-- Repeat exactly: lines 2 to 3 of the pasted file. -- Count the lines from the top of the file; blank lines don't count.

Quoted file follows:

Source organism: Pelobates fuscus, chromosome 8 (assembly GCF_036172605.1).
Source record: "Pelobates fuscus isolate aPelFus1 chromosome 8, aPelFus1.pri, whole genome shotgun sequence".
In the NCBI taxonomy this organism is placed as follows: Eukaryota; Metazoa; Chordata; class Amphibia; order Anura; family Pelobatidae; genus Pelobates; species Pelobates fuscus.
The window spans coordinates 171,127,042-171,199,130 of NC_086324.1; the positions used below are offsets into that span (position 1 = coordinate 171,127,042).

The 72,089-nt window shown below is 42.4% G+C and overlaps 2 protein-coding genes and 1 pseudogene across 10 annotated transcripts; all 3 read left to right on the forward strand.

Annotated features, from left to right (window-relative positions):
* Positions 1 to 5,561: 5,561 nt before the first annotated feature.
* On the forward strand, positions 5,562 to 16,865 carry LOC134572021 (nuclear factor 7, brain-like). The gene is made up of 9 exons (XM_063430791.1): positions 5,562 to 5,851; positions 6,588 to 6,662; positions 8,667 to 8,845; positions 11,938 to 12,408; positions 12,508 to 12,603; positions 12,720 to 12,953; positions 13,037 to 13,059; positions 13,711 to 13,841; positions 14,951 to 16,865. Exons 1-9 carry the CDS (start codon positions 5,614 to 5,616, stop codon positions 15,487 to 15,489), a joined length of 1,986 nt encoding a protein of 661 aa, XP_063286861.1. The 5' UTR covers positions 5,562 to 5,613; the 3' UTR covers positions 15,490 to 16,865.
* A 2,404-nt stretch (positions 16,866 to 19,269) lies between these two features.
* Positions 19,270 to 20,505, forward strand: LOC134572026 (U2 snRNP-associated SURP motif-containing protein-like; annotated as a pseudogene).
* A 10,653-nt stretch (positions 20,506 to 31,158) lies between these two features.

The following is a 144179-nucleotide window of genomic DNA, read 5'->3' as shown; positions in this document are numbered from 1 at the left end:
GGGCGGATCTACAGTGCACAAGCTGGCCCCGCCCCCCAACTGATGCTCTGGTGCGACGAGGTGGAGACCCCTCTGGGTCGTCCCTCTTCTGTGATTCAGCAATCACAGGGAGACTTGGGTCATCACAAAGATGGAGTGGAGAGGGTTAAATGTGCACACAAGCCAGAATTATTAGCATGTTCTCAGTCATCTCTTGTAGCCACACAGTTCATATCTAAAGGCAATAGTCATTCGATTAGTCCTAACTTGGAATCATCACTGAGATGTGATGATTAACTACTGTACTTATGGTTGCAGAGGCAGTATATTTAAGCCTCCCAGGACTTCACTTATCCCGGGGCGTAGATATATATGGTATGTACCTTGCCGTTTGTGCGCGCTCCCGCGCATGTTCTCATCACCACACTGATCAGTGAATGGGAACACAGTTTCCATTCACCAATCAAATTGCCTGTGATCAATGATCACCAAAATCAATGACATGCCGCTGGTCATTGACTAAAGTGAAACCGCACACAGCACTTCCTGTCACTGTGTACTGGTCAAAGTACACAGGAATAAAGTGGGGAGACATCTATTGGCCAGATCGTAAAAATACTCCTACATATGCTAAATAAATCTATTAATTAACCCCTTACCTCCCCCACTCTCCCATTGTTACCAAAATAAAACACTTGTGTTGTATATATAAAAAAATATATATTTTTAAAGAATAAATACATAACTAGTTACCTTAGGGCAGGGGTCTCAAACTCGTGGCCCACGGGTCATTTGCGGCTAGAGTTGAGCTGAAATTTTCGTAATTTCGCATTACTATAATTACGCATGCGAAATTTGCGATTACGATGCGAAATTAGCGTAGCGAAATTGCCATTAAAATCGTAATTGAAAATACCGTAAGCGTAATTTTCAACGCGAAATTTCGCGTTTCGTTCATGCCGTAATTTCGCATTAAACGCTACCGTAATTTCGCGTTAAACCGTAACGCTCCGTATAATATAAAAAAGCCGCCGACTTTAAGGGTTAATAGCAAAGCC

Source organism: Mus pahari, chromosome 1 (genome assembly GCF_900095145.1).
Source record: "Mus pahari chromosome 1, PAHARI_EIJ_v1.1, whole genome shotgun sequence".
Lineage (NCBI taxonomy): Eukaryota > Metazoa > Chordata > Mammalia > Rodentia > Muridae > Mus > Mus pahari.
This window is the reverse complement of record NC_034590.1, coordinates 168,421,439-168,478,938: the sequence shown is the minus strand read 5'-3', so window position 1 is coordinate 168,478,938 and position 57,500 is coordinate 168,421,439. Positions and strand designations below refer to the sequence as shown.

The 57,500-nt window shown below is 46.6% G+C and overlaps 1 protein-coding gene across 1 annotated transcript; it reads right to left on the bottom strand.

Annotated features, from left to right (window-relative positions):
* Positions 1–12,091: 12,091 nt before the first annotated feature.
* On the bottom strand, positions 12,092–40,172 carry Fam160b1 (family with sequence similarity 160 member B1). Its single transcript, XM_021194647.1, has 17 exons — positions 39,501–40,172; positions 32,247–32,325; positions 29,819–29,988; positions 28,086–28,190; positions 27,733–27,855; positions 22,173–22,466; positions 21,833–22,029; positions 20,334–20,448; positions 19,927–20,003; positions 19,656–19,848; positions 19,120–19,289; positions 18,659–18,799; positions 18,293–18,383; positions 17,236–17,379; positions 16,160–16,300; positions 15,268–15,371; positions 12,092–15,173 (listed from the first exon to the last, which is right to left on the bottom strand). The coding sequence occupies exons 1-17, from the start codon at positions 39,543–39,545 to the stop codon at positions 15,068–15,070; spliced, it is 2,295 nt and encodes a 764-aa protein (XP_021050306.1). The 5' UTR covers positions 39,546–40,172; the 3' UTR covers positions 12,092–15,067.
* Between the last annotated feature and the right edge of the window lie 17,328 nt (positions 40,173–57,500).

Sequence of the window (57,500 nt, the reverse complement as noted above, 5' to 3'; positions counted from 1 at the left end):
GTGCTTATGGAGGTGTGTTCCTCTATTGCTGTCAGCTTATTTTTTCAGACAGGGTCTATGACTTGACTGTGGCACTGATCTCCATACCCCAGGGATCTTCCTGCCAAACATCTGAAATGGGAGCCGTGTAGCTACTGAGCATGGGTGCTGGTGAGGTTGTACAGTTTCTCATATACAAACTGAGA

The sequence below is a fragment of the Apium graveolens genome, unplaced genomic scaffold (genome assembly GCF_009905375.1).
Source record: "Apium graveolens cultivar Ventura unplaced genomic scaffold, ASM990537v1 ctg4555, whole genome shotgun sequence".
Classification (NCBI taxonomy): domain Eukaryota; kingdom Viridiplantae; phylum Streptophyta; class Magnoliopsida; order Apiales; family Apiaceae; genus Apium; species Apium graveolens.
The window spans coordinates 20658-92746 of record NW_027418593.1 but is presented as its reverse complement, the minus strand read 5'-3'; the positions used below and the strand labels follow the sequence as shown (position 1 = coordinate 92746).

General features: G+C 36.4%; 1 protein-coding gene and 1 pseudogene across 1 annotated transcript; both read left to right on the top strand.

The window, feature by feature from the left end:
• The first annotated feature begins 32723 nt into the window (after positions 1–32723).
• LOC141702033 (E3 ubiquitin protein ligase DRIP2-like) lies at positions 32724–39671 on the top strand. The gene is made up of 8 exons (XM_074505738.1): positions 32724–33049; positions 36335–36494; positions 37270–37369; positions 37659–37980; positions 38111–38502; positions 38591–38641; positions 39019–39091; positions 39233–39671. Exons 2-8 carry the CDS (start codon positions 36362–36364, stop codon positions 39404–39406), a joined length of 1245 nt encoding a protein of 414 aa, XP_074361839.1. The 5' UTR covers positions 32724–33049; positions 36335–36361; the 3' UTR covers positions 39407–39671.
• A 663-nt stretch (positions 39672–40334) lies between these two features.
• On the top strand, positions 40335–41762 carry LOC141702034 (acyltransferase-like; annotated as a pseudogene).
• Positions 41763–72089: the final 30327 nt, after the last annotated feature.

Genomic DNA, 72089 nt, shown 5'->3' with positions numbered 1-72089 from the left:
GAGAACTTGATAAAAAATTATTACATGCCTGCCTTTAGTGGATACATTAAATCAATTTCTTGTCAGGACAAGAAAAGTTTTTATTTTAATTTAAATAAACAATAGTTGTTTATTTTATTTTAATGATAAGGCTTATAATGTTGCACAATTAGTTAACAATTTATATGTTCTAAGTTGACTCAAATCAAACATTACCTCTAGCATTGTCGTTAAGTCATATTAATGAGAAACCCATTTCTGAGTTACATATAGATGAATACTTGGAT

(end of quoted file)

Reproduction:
Source record: "Pelobates fuscus isolate aPelFus1 chromosome 8, aPelFus1.pri, whole genome shotgun sequence".
In the NCBI taxonomy this organism is placed as follows: Eukaryota; Metazoa; Chordata; class Amphibia; order Anura; family Pelobatidae; genus Pelobates; species Pelobates fuscus.